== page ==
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We are carrying out a review of quality at Salthouse Road. We will publish a report when our review is complete. Find out more about our inspection reports.

Inspection Summary

Overall summary & rating


Updated 11 April 2017

199a – 203a Salthouse Road Lane is located in the east of the city of Hull and is registered to provide care and accommodation for up to a maximum of eight people with a learning disability. Accommodation is provided in three purpose built bungalows.

We undertook this unannounced inspection on 16 March 2017. At the time of our inspection there were 7 people living at the service.

At the last inspection on 5 February 2016, the overall rating for the service was ‘Requires Improvement’. This related to making improvements to medicines management, stopping the practice of wedging doors open and the safe storage of disposable gloves and aprons. Further action also needed to be taken to promote good infection control practices when washing clothing and other items. Some minor incidents between people had not been assessed and scored using the specific risk management tool provided by the local safeguarding team. Risk assessments were completed; but further detail was needed to be included for staff about recognising the signs of changing behaviours. When accidents or incidents had occurred in the service, records of actions taken to review and investigate these were not always in place.

At this inspection we found automatic closures had been fitted to doors so they were no longer wedged open. Disposable gloves were stored away from clients. Records were being maintained of all incidents and the action that had been taken following these and any referrals made to the local safeguarding team and the Care Quality Commission. Risk assessments had been updated and included information to guide staff on how to recognise potential triggers and changes in behaviour. Processes had been introduced to ensure accidents and incidents were analysed within the service by the manager, and further reviews of these were completed by the quality assurance manager and at senior management level.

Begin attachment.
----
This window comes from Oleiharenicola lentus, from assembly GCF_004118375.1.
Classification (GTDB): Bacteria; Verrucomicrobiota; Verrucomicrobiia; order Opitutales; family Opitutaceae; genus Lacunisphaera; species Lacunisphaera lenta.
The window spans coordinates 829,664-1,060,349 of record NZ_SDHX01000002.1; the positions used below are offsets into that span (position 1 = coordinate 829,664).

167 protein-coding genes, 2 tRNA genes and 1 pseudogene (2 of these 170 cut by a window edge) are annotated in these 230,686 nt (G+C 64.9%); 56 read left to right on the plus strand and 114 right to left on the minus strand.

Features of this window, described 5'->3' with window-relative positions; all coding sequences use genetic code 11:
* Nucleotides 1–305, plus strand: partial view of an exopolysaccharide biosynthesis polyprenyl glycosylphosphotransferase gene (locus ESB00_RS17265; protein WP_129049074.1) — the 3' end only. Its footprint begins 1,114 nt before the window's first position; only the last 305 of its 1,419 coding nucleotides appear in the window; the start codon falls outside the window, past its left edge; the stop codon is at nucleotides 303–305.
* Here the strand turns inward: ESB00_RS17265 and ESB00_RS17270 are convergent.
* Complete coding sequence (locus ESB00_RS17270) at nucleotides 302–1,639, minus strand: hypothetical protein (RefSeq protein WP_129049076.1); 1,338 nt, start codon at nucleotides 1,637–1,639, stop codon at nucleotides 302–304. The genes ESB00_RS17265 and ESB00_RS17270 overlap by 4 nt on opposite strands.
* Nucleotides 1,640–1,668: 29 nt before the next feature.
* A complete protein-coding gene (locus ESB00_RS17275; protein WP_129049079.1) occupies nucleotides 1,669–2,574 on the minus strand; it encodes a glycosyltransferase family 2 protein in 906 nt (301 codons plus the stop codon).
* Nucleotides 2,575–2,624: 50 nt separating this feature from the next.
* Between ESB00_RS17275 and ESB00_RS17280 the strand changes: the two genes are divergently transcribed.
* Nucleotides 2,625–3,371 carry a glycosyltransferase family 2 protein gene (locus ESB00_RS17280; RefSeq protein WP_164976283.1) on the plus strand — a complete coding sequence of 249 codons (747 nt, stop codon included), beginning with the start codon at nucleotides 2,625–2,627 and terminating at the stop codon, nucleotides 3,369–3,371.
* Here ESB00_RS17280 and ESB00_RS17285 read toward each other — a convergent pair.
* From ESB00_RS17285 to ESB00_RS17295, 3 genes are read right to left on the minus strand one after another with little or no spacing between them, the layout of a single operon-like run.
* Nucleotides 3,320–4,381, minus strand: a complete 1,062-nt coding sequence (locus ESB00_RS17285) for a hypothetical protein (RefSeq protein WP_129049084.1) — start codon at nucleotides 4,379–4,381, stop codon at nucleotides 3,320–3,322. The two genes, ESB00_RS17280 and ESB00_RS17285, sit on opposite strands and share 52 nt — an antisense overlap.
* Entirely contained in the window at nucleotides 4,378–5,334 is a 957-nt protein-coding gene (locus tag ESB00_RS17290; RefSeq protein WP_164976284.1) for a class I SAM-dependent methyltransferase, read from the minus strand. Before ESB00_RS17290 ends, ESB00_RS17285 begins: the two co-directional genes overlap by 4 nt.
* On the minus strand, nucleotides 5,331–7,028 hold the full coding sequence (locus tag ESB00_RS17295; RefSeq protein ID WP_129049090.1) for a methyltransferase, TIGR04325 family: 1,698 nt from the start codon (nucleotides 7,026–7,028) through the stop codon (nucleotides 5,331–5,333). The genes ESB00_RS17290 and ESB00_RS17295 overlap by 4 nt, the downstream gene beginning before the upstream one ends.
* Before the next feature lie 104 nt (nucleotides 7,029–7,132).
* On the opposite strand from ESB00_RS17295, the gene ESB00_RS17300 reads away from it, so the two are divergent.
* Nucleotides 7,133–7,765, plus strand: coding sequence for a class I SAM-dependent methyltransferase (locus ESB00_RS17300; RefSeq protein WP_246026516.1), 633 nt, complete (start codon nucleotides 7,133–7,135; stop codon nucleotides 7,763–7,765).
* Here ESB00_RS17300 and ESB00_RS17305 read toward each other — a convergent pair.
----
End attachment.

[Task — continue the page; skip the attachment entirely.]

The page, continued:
There was no registered manager in post. The previous registered manager had recently left the service to take up another post within the organisation and a new manager had been appointed to the post in the last month. The service is required to have a registered manager, and as such, the registered provider was not meeting the conditions of their registration. A registered manager is a person who has registered with the Care Quality Commission to manage the service. Like registered providers, they are 'registered persons'. Registered persons have legal responsibility for meeting the requirements in the Health and Social Care Act 2008 and associated Regulations about how the service is run. When a service does not have a registered manager in place the rating in well led cannot be rated any more than ‘requires improvement’. A manager had been appointed but had not been through the registration process to become the registered manager. They had been at the service for two weeks at the time of our inspection.

We found improvements were required to ensure people’s specialist dietary records were completed in more detail to reflect what people had eaten and the texture and presentation of the food.